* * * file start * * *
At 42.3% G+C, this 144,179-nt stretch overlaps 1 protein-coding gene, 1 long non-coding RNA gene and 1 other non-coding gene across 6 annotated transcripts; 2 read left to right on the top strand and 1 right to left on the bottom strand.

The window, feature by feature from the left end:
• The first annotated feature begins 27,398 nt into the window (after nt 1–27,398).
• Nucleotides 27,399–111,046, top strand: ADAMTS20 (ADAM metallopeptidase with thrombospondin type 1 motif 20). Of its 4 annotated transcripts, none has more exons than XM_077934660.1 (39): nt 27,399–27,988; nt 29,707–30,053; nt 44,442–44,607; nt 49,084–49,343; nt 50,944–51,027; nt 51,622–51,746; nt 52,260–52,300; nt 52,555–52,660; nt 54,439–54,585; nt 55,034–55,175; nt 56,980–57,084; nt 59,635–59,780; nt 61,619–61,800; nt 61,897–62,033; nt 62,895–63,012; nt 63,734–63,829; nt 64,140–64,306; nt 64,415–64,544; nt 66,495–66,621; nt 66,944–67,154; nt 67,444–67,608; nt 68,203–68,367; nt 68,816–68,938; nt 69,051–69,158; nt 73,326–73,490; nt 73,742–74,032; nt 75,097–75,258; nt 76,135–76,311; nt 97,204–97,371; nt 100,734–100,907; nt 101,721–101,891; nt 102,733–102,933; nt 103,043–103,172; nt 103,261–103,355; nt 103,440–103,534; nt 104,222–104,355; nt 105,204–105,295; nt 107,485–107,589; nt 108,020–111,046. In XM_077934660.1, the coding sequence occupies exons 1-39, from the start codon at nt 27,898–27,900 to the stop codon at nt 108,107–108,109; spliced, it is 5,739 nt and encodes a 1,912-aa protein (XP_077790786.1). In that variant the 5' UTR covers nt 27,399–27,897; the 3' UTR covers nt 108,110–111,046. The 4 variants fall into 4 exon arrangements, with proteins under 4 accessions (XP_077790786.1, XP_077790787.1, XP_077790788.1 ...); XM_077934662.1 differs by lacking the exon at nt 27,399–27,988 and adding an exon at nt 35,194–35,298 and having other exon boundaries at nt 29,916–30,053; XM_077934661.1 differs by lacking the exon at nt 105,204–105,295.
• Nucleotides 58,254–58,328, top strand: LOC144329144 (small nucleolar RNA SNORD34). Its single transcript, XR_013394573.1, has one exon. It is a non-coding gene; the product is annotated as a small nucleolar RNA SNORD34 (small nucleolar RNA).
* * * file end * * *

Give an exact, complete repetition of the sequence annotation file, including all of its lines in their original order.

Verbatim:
At 42.3% G+C, this 144,179-nt stretch overlaps 1 protein-coding gene, 1 long non-coding RNA gene and 1 other non-coding gene across 6 annotated transcripts; 2 read left to right on the top strand and 1 right to left on the bottom strand.

The window, feature by feature from the left end:
• The first annotated feature begins 27,398 nt into the window (after nt 1–27,398).
• Nucleotides 27,399–111,046, top strand: ADAMTS20 (ADAM metallopeptidase with thrombospondin type 1 motif 20). Of its 4 annotated transcripts, none has more exons than XM_077934660.1 (39): nt 27,399–27,988; nt 29,707–30,053; nt 44,442–44,607; nt 49,084–49,343; nt 50,944–51,027; nt 51,622–51,746; nt 52,260–52,300; nt 52,555–52,660; nt 54,439–54,585; nt 55,034–55,175; nt 56,980–57,084; nt 59,635–59,780; nt 61,619–61,800; nt 61,897–62,033; nt 62,895–63,012; nt 63,734–63,829; nt 64,140–64,306; nt 64,415–64,544; nt 66,495–66,621; nt 66,944–67,154; nt 67,444–67,608; nt 68,203–68,367; nt 68,816–68,938; nt 69,051–69,158; nt 73,326–73,490; nt 73,742–74,032; nt 75,097–75,258; nt 76,135–76,311; nt 97,204–97,371; nt 100,734–100,907; nt 101,721–101,891; nt 102,733–102,933; nt 103,043–103,172; nt 103,261–103,355; nt 103,440–103,534; nt 104,222–104,355; nt 105,204–105,295; nt 107,485–107,589; nt 108,020–111,046. In XM_077934660.1, the coding sequence occupies exons 1-39, from the start codon at nt 27,898–27,900 to the stop codon at nt 108,107–108,109; spliced, it is 5,739 nt and encodes a 1,912-aa protein (XP_077790786.1). In that variant the 5' UTR covers nt 27,399–27,897; the 3' UTR covers nt 108,110–111,046. The 4 variants fall into 4 exon arrangements, with proteins under 4 accessions (XP_077790786.1, XP_077790787.1, XP_077790788.1 ...); XM_077934662.1 differs by lacking the exon at nt 27,399–27,988 and adding an exon at nt 35,194–35,298 and having other exon boundaries at nt 29,916–30,053; XM_077934661.1 differs by lacking the exon at nt 105,204–105,295.
• Nucleotides 58,254–58,328, top strand: LOC144329144 (small nucleolar RNA SNORD34). Its single transcript, XR_013394573.1, has one exon. It is a non-coding gene; the product is annotated as a small nucleolar RNA SNORD34 (small nucleolar RNA).